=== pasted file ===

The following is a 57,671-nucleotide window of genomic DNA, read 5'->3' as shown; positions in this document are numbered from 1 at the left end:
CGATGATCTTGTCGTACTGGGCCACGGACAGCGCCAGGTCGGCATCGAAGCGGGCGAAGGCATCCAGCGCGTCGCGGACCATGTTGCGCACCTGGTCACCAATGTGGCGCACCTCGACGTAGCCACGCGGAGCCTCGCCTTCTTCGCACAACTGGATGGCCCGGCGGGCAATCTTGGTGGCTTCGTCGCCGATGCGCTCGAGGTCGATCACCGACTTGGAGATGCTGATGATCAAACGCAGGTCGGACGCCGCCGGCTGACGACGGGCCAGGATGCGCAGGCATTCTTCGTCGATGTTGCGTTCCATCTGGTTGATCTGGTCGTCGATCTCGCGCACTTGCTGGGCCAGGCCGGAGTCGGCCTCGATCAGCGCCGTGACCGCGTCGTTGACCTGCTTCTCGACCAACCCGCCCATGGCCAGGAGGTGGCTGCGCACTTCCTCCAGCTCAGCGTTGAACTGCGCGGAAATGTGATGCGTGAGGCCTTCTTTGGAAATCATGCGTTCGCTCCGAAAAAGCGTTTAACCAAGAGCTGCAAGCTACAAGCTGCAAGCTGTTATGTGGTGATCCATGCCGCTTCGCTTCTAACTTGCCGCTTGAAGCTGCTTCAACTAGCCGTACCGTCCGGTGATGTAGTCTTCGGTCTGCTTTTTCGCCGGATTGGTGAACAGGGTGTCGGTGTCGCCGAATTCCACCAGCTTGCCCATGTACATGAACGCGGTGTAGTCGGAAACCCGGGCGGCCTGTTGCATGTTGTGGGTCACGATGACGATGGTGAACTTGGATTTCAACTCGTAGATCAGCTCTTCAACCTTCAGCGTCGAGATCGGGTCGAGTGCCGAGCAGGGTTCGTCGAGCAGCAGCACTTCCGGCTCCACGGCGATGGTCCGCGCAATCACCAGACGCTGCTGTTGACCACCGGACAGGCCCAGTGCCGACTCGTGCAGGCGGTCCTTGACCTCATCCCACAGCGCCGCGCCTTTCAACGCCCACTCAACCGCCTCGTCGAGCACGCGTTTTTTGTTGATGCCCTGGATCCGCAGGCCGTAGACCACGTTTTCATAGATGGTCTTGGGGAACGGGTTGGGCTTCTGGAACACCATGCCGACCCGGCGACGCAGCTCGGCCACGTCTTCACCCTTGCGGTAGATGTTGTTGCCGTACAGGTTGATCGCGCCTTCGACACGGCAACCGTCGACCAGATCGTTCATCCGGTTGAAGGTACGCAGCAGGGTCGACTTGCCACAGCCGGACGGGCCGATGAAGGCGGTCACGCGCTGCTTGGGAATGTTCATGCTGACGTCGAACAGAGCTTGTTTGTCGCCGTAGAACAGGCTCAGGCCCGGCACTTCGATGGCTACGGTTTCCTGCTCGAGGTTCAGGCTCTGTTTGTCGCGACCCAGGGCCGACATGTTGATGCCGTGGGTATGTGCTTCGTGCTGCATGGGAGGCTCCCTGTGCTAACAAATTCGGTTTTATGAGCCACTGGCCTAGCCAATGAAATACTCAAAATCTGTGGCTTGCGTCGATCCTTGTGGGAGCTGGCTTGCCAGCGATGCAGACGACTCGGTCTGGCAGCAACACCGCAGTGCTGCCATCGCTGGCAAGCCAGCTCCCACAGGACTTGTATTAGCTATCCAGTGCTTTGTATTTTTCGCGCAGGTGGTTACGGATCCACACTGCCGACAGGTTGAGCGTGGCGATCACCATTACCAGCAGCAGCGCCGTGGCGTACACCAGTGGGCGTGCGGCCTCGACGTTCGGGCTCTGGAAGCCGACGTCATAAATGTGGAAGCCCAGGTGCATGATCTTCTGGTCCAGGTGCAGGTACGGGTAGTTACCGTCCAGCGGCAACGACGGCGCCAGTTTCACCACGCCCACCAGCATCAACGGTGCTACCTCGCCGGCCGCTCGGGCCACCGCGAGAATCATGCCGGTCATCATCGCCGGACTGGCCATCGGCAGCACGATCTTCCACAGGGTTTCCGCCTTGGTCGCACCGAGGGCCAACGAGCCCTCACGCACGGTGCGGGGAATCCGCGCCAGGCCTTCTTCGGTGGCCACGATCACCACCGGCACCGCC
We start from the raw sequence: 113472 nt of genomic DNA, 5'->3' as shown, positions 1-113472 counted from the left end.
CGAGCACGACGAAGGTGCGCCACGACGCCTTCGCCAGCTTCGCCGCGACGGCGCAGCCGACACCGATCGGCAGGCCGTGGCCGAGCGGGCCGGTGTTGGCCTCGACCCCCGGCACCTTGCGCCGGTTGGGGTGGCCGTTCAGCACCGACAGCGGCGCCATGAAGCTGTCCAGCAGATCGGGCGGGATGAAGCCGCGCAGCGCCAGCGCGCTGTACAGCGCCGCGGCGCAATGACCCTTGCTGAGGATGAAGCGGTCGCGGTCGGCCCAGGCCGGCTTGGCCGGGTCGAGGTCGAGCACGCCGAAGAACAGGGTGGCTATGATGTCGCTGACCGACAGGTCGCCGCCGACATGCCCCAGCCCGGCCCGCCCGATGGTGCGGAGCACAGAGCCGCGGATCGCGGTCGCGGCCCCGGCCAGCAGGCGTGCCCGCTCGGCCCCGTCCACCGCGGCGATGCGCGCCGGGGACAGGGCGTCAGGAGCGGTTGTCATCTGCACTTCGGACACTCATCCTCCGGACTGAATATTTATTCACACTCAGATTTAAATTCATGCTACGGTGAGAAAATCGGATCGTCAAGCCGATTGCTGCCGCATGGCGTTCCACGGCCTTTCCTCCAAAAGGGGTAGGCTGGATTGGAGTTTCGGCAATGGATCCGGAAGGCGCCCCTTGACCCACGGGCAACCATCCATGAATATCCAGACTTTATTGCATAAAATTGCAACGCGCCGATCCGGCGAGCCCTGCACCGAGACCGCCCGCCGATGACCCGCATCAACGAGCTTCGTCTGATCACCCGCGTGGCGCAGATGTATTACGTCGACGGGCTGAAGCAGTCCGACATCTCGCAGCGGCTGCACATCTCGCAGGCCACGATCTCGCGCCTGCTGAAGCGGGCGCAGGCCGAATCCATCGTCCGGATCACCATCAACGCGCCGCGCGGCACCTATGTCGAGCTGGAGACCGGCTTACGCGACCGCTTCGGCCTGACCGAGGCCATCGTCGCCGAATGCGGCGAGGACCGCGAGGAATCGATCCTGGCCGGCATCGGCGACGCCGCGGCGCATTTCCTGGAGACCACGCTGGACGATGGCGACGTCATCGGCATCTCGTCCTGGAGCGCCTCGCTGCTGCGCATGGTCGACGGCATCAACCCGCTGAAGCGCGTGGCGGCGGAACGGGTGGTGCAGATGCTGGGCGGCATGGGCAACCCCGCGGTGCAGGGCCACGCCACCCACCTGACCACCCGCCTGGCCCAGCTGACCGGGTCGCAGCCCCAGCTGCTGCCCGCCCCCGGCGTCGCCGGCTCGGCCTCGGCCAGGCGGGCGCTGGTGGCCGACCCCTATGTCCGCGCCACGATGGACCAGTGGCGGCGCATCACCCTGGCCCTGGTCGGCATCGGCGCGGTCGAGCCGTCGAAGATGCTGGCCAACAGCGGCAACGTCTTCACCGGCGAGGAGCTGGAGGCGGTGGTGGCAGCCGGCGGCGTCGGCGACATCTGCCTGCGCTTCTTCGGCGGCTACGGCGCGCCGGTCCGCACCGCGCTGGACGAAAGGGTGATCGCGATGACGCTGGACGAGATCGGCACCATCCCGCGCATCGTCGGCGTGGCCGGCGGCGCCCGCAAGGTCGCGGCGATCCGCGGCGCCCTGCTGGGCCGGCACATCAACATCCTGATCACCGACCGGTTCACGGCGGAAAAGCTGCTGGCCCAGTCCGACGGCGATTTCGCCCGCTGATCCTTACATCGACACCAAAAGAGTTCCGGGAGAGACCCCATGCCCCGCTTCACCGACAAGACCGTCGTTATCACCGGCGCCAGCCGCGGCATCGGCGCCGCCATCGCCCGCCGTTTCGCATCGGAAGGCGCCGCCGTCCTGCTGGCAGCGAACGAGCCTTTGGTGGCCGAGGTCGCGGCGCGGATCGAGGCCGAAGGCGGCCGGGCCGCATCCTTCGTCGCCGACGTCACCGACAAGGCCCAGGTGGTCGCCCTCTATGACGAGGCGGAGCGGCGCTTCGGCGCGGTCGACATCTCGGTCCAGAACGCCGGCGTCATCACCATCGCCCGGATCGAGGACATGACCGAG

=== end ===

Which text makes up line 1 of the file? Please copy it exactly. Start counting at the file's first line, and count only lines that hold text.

The following is a 57,671-nucleotide window of genomic DNA, read 5'->3' as shown; positions in this document are numbered from 1 at the left end: